Have you ever had one of the following encounters?
- A family member (perhaps even your own child) blurts out in front of a large group of people that they no longer believe in God;
- An unbelieving co-worker calls you “intolerant” due to your beliefs about God, abortion, and/or gay marriage in front of others;
- In witnessing to a stranger, you are asked, “How could you believe in fairy tales? Everybody knows that Christianity has been disproven.”
- Someone challenges you on a divisive issue at a church gathering, daring you to defend a controversial belief while constantly cutting you off mid-sentence.
Were you rendered speechless, wondering what to say? Or looking back, do you realize that you were more stridently combative than you should have been?
Most of us have been there. So if you answered yes to any of the above, then you would benefit greatly from Gregory Koukl’s helpful little book, Tactics: A Game Plan for Discussing Your Christian Convictions.
The book is divided into two parts. In part one, Koukl, who has his own apologetics radio show and website (see str.org), gives you an easy to follow strategy, modeled after the TV character Columbo. If you will recall, Columbo was a frumpy, slightly clumsy detective who underwhelmed the alleged perpetrators of a crime. But right as it looked like he couldn’t crack a case, he would say, “Oh, wait a minute. There’s one things that’s bothering me.” And then, he would ask a simple yet penetrating question that would usually lead to the guilty party’s confession.
As Koukl applies this method in Tactics, let us suppose an unbeliever makes a statement like, “Of course there is no God.” Instead of getting upset, an appropriate response would be, “Can I ask how you come to that conclusion?” This is effective because most of the time, the person hasn’t thought the issue through completely.
Attached to this, it is imperative to ask follow-up questions that will show the other person where they are in error, or how inconsistent their worldview really is. In using this tactic, Koukl notes, you will have turned the tables on the unbeliever, and so put them on defensive in just seconds.
The second part of Tactics focuses on countering the various tactics of unbelievers. One of these tactics is what Koukl calls the steamroller: the person who uses bullying tactics to win arguments. If you have ever gotten into an argument with someone like this, you know how intimidating they can be.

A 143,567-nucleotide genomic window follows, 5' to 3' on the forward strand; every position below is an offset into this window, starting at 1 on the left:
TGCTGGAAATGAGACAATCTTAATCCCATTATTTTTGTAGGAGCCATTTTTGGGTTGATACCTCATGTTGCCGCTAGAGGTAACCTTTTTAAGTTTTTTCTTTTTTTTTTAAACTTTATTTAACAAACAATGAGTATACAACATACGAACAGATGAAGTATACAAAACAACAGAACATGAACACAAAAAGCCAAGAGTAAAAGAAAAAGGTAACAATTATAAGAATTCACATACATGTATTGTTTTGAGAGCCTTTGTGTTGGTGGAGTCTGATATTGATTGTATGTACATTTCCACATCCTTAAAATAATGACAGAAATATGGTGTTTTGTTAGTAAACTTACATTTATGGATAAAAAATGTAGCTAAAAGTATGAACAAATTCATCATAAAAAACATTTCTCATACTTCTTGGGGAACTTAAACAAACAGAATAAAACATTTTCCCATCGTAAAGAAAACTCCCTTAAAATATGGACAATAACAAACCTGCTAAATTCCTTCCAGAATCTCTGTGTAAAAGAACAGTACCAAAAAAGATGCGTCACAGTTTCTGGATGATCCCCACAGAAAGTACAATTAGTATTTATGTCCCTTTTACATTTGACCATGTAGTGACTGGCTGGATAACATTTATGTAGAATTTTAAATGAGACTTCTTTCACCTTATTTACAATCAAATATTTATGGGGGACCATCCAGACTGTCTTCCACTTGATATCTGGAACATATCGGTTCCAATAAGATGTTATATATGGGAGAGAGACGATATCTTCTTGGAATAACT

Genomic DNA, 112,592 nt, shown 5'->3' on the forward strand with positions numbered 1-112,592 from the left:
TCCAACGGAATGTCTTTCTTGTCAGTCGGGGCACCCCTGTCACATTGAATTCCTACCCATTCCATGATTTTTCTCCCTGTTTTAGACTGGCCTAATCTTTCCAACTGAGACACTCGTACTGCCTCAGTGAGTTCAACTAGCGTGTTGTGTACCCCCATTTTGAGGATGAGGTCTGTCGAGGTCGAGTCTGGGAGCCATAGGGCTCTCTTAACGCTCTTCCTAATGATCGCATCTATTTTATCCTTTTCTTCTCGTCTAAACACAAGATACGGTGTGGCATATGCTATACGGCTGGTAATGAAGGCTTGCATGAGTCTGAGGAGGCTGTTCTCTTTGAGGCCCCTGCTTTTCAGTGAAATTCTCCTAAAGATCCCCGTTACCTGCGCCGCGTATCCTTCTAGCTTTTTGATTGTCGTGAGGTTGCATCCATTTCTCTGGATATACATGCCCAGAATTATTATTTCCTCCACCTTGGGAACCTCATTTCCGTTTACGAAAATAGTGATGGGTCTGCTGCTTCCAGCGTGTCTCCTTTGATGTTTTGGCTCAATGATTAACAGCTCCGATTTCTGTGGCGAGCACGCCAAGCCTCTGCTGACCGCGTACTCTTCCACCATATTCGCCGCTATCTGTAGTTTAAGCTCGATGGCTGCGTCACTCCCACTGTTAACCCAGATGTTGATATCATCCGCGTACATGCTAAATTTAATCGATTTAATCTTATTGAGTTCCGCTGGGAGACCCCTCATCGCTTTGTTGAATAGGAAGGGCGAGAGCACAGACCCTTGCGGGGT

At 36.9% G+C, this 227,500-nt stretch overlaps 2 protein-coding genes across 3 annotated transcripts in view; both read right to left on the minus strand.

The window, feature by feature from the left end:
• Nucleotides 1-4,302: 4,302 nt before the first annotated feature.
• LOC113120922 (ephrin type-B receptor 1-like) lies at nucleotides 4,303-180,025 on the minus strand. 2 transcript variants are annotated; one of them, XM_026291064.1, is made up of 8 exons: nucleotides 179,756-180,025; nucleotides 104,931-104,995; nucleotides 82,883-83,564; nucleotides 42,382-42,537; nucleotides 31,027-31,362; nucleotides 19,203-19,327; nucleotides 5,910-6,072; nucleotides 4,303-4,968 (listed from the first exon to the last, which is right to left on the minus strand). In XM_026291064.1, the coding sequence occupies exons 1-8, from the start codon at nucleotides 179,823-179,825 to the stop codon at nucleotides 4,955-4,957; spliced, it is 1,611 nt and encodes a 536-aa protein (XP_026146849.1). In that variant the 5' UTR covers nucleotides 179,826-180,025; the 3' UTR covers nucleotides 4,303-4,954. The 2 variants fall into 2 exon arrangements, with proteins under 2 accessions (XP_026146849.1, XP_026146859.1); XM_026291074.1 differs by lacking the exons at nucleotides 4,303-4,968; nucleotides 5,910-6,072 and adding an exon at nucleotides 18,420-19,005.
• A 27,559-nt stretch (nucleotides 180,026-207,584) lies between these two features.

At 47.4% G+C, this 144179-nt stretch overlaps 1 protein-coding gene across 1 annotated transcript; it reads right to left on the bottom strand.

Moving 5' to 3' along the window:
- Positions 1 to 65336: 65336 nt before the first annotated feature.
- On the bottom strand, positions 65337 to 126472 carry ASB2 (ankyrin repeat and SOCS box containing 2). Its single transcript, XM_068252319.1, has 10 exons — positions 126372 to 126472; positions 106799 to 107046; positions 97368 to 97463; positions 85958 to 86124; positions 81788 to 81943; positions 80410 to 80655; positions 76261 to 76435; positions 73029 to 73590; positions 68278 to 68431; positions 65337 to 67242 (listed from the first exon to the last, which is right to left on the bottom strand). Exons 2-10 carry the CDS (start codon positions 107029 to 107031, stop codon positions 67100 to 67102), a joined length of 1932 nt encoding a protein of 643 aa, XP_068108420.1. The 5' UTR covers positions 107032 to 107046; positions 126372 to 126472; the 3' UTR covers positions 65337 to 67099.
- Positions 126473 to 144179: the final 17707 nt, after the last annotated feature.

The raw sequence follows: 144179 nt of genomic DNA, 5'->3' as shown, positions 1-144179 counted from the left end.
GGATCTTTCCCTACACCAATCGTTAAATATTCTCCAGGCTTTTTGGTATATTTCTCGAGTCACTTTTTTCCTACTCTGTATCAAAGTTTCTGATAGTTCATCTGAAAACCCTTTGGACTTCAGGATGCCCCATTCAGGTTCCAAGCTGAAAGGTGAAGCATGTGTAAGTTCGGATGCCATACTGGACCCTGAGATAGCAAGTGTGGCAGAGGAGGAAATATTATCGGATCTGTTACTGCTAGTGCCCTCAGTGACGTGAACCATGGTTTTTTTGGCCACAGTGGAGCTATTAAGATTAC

But Koukl helps his readers to calmly handle them: first, when they interrupt you in the middle of a point you’re making, stop and gently ask them if you can continue. Second, name them. This gets their attention, and more often than not, it lets them know that they have crossed the line and are engaging in rude behavior. Third, if they continue to be belligerent, it is best to just end the conversation there. At this point, they have proven that they are not interested in dialogue; their only goal is to win the argument by force. Therefore, it is simply best to just walk away.
This is but one example of difficult situations Koukl teaches his readers to navigate. As they follow his tactics in each of them, they will find both helpful and edifying.
This is not to say that Tactics is a perfect book. Koukl’s apologetic method has its problems, in that he places reason above the Bible. Additionally, there is not much in the way of facts that the Christian can use, like proofs for Christ’s resurrection or evidence against evolution. Readers will have to look elsewhere for such information.
Those criticism aside, Tactics still has much value for the believer, as Koukl skillfully teaches his readers to respond wisely and calmly to common objections to their faith. While this should not be the only apologetics book in a Christian’s library, it is nonetheless a very helpful volume. I recommend it.